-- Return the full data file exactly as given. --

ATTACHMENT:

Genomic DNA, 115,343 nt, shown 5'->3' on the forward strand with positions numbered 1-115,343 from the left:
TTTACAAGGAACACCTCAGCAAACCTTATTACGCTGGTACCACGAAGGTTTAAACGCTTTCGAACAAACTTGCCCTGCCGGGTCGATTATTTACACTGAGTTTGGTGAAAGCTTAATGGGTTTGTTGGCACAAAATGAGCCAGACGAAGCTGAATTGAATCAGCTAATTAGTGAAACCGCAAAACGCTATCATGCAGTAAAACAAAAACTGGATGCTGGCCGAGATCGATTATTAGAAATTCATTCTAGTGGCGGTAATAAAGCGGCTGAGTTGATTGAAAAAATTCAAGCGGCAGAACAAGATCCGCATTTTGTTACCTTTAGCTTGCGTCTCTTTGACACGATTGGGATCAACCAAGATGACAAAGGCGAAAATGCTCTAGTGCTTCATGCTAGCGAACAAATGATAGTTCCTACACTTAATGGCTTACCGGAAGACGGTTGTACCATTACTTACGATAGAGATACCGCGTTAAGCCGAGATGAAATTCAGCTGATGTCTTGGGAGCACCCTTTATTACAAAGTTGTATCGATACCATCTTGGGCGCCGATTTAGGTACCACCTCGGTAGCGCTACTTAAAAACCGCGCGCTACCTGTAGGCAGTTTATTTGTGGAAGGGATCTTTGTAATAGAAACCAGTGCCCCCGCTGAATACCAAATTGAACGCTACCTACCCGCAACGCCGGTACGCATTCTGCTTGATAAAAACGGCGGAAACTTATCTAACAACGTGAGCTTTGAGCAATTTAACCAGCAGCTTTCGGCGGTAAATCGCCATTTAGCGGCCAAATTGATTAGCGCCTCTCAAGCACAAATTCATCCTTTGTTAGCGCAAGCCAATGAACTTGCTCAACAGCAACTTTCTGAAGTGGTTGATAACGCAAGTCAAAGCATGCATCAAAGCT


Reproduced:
Genomic DNA, 115,343 nt, shown 5'->3' on the forward strand with positions numbered 1-115,343 from the left:
TTTACAAGGAACACCTCAGCAAACCTTATTACGCTGGTACCACGAAGGTTTAAACGCTTTCGAACAAACTTGCCCTGCCGGGTCGATTATTTACACTGAGTTTGGTGAAAGCTTAATGGGTTTGTTGGCACAAAATGAGCCAGACGAAGCTGAATTGAATCAGCTAATTAGTGAAACCGCAAAACGCTATCATGCAGTAAAACAAAAACTGGATGCTGGCCGAGATCGATTATTAGAAATTCATTCTAGTGGCGGTAATAAAGCGGCTGAGTTGATTGAAAAAATTCAAGCGGCAGAACAAGATCCGCATTTTGTTACCTTTAGCTTGCGTCTCTTTGACACGATTGGGATCAACCAAGATGACAAAGGCGAAAATGCTCTAGTGCTTCATGCTAGCGAACAAATGATAGTTCCTACACTTAATGGCTTACCGGAAGACGGTTGTACCATTACTTACGATAGAGATACCGCGTTAAGCCGAGATGAAATTCAGCTGATGTCTTGGGAGCACCCTTTATTACAAAGTTGTATCGATACCATCTTGGGCGCCGATTTAGGTACCACCTCGGTAGCGCTACTTAAAAACCGCGCGCTACCTGTAGGCAGTTTATTTGTGGAAGGGATCTTTGTAATAGAAACCAGTGCCCCCGCTGAATACCAAATTGAACGCTACCTACCCGCAACGCCGGTACGCATTCTGCTTGATAAAAACGGCGGAAACTTATCTAACAACGTGAGCTTTGAGCAATTTAACCAGCAGCTTTCGGCGGTAAATCGCCATTTAGCGGCCAAATTGATTAGCGCCTCTCAAGCACAAATTCATCCTTTGTTAGCGCAAGCCAATGAACTTGCTCAACAGCAACTTTCTGAAGTGGTTGATAACGCAAGTCAAAGCATGCATCAAAGCT